It was around this time I started doubling down on the series’ own in-house designs. The rooms and staff were already a clear indication this was a divergence, but I decided to adapt some game mechanics besides just saint quartz. The most notable was using multiple copies of a servant to upgrade their noble phantasm, but this had diminishing returns. This game design became the foundation for a very important world concept: The Memorial Essence.
With it, I was able to explain why duplicates don’t appear because of what happens when someone to similar to an ‘original’ is summoned. It opened a lot of avenues that would have likely remained closed off otherwise. The Emiya family, without any doubt, is the poster child for what sort of avenues could be opened. Without it, only vague recollections of feelings would have been viable, but I used it as a means to make the targeted Slice of Life possible.
Of course, that led to a lot of introspection on Kiritsugu’s part. It’s the first glimpse of how Memorial Essences can completely shift how people view the world, so there was a lot of room for refinement. I did add quite a few lines and made some paragraphs more precise, but I left some reveals from future fragments where they were. The important bits were covered so that was enough for me.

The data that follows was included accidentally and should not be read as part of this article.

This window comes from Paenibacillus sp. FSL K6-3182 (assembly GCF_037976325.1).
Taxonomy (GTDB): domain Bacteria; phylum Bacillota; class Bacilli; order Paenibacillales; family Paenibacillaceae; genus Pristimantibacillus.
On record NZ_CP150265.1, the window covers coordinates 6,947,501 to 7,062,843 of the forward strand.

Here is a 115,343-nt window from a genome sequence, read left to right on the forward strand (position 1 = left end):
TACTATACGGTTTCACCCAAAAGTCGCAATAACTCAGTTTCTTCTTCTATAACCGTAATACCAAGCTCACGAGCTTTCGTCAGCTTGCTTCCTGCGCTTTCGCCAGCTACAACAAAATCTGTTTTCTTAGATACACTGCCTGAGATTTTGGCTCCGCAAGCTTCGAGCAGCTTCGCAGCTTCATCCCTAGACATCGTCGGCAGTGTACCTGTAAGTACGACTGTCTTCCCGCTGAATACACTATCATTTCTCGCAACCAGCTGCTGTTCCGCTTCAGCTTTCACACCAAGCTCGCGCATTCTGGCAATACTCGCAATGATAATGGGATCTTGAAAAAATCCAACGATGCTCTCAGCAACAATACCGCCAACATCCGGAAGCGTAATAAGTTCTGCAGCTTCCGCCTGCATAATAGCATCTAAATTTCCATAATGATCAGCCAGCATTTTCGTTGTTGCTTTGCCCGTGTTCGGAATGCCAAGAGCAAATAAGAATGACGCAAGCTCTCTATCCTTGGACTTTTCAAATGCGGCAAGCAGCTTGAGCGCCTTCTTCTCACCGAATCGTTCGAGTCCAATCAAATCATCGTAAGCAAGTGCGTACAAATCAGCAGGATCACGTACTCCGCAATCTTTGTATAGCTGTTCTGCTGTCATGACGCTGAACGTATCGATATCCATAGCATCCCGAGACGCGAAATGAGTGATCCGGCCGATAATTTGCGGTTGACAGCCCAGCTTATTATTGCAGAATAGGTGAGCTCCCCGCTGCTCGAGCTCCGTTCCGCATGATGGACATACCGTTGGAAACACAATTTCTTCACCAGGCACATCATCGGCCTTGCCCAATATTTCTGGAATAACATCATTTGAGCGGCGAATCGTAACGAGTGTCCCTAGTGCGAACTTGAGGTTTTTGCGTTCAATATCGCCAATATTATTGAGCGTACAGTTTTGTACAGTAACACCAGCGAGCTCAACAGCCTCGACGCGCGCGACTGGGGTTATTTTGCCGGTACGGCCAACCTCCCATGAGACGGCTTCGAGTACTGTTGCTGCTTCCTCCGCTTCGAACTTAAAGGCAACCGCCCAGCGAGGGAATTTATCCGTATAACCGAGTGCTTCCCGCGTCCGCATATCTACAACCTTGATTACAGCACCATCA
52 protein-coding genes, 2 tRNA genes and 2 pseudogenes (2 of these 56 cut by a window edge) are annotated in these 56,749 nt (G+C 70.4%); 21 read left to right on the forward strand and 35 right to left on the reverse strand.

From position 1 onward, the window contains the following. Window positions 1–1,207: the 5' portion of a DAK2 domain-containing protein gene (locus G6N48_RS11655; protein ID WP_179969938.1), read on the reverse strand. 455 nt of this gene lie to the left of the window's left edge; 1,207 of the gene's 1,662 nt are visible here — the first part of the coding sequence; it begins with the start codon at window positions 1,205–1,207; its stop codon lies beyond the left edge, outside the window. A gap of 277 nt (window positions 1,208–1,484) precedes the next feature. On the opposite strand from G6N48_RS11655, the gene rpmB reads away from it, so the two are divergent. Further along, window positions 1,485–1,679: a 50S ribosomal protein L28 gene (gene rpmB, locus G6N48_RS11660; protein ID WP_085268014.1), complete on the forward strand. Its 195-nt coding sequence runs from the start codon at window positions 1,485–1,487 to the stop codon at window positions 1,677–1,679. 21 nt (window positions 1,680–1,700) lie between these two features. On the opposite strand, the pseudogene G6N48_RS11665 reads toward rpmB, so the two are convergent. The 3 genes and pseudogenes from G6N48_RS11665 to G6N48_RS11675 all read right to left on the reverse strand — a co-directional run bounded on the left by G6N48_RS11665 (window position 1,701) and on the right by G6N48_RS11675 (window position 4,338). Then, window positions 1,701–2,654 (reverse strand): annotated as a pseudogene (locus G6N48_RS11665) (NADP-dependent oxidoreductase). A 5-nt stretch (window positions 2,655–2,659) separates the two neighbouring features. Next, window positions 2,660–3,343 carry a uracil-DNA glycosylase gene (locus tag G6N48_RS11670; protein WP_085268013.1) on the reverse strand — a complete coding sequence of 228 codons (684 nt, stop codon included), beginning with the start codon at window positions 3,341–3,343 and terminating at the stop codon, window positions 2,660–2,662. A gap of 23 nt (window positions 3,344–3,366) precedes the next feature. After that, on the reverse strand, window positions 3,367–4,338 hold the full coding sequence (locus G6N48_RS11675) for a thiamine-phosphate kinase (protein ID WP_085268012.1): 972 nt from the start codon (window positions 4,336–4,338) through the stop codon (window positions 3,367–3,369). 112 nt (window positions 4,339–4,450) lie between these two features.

Arguably, Kiritsugu’s FGO personality was lost as a result. It’s very apparent he’s now far more aligned to his Zero self. It was one of those first decisions that influence everything else to come, but by now, I was adamant on picking a course for the world and going through with it. My choice was to rebuild the Emiya Family and give them a second chance, and so I went for it, with the inclusion of Illya and Kuro arriving as the prominent statement of direction.
Little had to be touched to bring this one back into line save for some perspective shifts. For the most part, it was like Anton or Dante’s fragment. It was another of the growing number of sole-focus fragments that would be the series’ staple.